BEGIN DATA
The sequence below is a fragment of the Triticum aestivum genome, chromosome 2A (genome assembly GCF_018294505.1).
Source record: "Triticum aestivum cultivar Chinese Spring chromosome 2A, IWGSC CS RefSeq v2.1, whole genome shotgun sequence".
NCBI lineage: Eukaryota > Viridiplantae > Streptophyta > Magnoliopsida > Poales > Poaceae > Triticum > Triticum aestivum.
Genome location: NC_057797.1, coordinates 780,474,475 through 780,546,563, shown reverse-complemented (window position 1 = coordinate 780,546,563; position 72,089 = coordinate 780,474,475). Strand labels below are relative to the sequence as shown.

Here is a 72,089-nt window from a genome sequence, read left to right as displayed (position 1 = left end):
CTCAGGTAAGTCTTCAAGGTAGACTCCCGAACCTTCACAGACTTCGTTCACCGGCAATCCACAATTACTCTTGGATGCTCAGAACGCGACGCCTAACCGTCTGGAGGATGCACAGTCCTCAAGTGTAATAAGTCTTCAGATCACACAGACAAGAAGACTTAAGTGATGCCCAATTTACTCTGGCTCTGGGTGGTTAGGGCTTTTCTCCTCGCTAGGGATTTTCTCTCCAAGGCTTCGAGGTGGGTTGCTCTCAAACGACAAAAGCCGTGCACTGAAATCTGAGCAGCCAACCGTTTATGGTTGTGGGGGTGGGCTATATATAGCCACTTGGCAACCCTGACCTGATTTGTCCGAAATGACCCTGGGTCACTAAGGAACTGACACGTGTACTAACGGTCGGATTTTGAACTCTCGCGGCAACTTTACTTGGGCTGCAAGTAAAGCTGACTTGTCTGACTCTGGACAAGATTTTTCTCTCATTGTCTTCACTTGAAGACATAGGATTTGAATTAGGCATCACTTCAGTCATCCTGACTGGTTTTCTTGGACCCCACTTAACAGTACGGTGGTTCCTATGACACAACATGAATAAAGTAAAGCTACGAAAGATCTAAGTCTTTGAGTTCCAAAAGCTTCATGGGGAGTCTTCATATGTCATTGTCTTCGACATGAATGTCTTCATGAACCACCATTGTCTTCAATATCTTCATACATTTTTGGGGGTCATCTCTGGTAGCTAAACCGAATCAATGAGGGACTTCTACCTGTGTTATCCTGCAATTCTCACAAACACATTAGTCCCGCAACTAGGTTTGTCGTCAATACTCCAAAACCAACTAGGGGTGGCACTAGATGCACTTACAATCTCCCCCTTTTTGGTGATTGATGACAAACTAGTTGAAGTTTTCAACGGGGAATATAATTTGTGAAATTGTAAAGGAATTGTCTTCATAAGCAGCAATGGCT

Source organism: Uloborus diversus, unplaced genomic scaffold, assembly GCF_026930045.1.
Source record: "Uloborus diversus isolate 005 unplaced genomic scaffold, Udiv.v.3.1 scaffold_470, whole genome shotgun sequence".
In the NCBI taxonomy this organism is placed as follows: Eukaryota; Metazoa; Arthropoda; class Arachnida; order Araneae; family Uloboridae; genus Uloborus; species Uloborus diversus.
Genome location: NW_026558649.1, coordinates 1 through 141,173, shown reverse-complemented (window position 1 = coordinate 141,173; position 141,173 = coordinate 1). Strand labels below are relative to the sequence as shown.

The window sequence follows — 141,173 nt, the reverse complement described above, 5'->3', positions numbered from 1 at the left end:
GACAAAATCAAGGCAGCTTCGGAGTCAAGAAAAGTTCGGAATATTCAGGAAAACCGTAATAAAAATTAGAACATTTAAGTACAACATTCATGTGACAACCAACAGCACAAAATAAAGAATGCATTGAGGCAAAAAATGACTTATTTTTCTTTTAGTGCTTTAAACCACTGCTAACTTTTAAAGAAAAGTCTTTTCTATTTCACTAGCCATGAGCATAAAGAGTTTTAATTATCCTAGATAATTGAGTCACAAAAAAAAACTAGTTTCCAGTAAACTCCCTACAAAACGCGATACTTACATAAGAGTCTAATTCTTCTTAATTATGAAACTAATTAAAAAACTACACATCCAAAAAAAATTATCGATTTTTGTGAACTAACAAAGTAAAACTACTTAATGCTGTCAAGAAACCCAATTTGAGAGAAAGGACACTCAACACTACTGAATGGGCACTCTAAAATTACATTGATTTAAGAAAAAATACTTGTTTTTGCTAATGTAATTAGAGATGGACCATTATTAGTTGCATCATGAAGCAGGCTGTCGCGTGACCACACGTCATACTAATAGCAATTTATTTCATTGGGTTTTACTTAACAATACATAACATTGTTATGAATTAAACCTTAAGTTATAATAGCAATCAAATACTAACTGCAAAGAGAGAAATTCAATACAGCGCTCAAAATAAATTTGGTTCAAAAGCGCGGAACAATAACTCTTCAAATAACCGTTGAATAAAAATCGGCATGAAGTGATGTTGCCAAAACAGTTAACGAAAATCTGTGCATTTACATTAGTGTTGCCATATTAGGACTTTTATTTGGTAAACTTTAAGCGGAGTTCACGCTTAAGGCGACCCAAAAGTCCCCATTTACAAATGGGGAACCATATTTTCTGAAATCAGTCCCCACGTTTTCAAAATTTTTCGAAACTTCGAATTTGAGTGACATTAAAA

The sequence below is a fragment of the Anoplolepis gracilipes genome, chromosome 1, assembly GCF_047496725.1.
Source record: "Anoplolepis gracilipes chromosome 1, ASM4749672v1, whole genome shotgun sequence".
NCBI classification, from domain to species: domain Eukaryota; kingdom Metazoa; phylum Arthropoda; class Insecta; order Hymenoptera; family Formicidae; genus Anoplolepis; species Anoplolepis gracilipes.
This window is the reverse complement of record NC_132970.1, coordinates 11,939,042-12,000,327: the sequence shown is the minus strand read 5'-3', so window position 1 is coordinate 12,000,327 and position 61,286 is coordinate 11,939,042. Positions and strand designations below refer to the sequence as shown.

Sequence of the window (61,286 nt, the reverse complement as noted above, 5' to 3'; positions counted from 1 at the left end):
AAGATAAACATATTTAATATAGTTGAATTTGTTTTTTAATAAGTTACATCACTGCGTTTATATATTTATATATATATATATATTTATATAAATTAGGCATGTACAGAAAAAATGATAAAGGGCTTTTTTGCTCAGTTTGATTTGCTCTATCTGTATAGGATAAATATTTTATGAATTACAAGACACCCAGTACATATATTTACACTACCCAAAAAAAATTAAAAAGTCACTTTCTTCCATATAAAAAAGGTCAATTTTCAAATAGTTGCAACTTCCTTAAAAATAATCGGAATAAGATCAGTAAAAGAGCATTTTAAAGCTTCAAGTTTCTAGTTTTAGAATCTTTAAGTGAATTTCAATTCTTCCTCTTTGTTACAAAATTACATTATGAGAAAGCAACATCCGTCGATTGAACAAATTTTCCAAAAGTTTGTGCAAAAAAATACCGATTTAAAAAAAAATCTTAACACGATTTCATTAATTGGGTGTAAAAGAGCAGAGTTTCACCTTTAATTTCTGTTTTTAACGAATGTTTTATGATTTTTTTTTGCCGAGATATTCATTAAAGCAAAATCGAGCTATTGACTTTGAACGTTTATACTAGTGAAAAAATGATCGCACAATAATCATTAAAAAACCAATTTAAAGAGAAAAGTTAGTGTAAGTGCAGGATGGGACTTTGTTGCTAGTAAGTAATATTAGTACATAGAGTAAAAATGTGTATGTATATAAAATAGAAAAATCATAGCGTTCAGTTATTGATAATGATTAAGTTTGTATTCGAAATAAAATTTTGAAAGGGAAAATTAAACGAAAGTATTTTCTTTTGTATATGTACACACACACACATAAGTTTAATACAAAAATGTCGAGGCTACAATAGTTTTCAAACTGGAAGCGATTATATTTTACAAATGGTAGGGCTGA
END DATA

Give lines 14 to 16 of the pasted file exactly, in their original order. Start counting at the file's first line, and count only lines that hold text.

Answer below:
Source record: "Anoplolepis gracilipes chromosome 1, ASM4749672v1, whole genome shotgun sequence".
NCBI classification, from domain to species: domain Eukaryota; kingdom Metazoa; phylum Arthropoda; class Insecta; order Hymenoptera; family Formicidae; genus Anoplolepis; species Anoplolepis gracilipes.
This window is the reverse complement of record NC_132970.1, coordinates 11,939,042-12,000,327: the sequence shown is the minus strand read 5'-3', so window position 1 is coordinate 12,000,327 and position 61,286 is coordinate 11,939,042. Positions and strand designations below refer to the sequence as shown.